Thursday, April 15, 2010

The Greatest Number Twos of all Time

Okay, this is random and maybe a little odd.

This question popped into my head this morning as I was getting ready for work.

If we could go anywhere in history at any time and insert yourself into a famous scene or event what would it be?
It could be a good event or a tragic one.

There is a twist here.
You can't become the main character or hero but one of the secondary people (or animal if you prefer) in the scene.

I was imagining something like an event that has been immortalized in time by a photo or a painting but that doesn't have to be.

I know many of my friends and associates will be thinking of such things as being the police officer in the photo beside Lee Harvey Oswald when Jack Ruby shot him in the stomach, or one of the background guys at the signing of the Declaration of Independence.

Personally, my choices would be much lighter.

My first choice would be to put myself in Boston Gardens on Mother's Day, Sunday May 10, 1970 in place of Derek Sanderson of the Boston Bruins. This was the Stanley Cup final game between Boston and the St. Louis Blues.

The score was tied. The moment was 40 seconds into overtime.
The puck was in the Blues zone. Bobby Orr blocked a clearing pass at the blue line, zipped the puck over to Derek Sanderson and raced toward the St. Louis net.
Derek Sanderson placed a perfect pass back onto Bobby's stick and Bobby popped it into the Blues net for the winning goal. The Bruins had their first Stanley Cup victory in 29 years.
An instant before Bobby made that shot he was sent airborne courtesy of St. Louis defenceman Noel Picard.
That moment is hockey history and the image of Bobby celebrating as he flies through the air is the stuff of legends. One of my favourite photos of all time.

I would like to be Derek Sanderson in that moment.

If I was to turn it around and be on the other side of that moment I would be Noel Picard at the center of the shot. It's not the glory aspect of the moment but is immortal regardless.

My second choice would be another legendary hockey moment.
It's September 28, 1972. Game 8. The final game in the "Series of the Century" between Canada and the Soviet Union.
The series was tied at 3 wins for each team and one tie. Game 8 was the deciding game.
In the final minute of play the score was tied 5-5 with Phil Esposito, Yvan Cournoyer and Peter Mahovlich on the ice.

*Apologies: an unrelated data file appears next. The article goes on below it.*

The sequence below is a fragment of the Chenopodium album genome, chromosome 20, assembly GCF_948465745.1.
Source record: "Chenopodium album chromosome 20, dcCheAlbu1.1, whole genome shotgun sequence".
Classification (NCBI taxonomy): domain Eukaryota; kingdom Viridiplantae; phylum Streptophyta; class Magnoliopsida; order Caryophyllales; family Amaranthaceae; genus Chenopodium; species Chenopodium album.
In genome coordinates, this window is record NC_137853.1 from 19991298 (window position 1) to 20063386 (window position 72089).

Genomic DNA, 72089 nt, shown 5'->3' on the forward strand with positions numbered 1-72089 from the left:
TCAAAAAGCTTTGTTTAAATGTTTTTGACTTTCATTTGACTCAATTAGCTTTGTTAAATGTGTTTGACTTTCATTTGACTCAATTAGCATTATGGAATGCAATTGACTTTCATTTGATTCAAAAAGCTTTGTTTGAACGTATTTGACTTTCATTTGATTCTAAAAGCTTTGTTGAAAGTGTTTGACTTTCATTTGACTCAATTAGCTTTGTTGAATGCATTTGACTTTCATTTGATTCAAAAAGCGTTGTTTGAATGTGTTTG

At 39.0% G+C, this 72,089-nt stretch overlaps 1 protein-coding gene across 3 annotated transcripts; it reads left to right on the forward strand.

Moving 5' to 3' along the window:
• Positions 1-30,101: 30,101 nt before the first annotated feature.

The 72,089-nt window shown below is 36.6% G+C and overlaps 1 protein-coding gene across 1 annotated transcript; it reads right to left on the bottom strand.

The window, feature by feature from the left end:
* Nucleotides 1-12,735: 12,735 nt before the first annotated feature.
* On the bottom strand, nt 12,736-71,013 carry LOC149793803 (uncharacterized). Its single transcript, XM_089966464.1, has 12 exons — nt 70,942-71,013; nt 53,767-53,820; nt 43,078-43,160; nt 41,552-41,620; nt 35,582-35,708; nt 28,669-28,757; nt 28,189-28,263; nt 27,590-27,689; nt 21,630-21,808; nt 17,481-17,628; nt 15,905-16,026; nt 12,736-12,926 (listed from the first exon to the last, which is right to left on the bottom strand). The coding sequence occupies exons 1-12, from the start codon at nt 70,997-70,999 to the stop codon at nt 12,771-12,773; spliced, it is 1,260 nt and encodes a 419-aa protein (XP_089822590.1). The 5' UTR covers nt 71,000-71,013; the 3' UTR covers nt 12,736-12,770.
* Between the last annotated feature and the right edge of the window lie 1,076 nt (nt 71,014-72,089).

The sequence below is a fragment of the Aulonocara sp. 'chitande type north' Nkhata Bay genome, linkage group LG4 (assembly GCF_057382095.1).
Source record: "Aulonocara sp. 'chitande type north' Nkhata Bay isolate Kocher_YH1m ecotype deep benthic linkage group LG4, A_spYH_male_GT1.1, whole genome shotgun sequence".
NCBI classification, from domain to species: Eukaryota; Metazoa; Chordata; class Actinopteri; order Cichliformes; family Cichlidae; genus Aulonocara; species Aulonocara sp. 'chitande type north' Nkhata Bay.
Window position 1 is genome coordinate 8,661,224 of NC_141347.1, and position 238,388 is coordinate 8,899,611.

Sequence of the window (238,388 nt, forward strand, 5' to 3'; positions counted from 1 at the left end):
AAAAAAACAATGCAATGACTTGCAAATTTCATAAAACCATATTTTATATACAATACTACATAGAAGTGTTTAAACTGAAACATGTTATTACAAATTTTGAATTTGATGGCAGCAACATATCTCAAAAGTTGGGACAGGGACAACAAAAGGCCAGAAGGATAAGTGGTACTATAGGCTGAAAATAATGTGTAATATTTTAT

Paul Henderson stood up at the bench and called Mahovlich off the ice as he was skating by.
Henderson then jumped onto the ice and rushed straight for the Soviet net.
Yvan Cournoyer sent Henderson a pass but it went behind him and he missed it.
Henderson was tripped up and crashed into the boards behind the net.
He leapt up and moved in front of the Soviet goal just in time to see Phil Esposito take a shot at Soviet goalie Vladislav Tretiak from inside the faceoff circle.
The rebound came to his stick and he tried to slide the puck past Tretiak without success.
But a second rebound came to Henderson who flipped the puck over Tretiak and into the net.
If you want to hear the way Foster Hewitt announced it go here;
I never get tired of hearing that.
I want to be Phil Esposito at that moment.
Now I know that the most famous image of the moment shows Mr. Esposito's back but any Canadian knows who that back belongs to.

To many this is the ultimate moment in sport's history. I agree.
I was only 9 years old at the time but I remember it clearly.
Every student and teacher at McNicoll Public School was gathered in the school gym to watch the game on one black and white television.

Every Canadian kid on skates that remembers that game has rushed into the other zone to the net and visualized himself as Paul Henderson at that moment.
But for this exercise I will be Phil Esposito.

In this unforgettable scene if I was to be on the other side of it I would either be Vladislav Tretiak sprawled helplessly on the ground or that Soviet guy skating away looking pretty ticked at the whole affair.

These are moments that come to my mind that would make me happy. I can think of a hundred others but these are my favourites at this moment.

I would be interested to know other people's choices.

Being number two isn't always glorious but it is often important and still unforgettable.

Stay well,

1 comment:

Train Geek said...

I would want to be one of the guys in that famous photo at Craigellachie, watching as Donald Smith drove the last spike to complete the Canadian Pacific Railway.

Sorry, nothing about hockey! ;)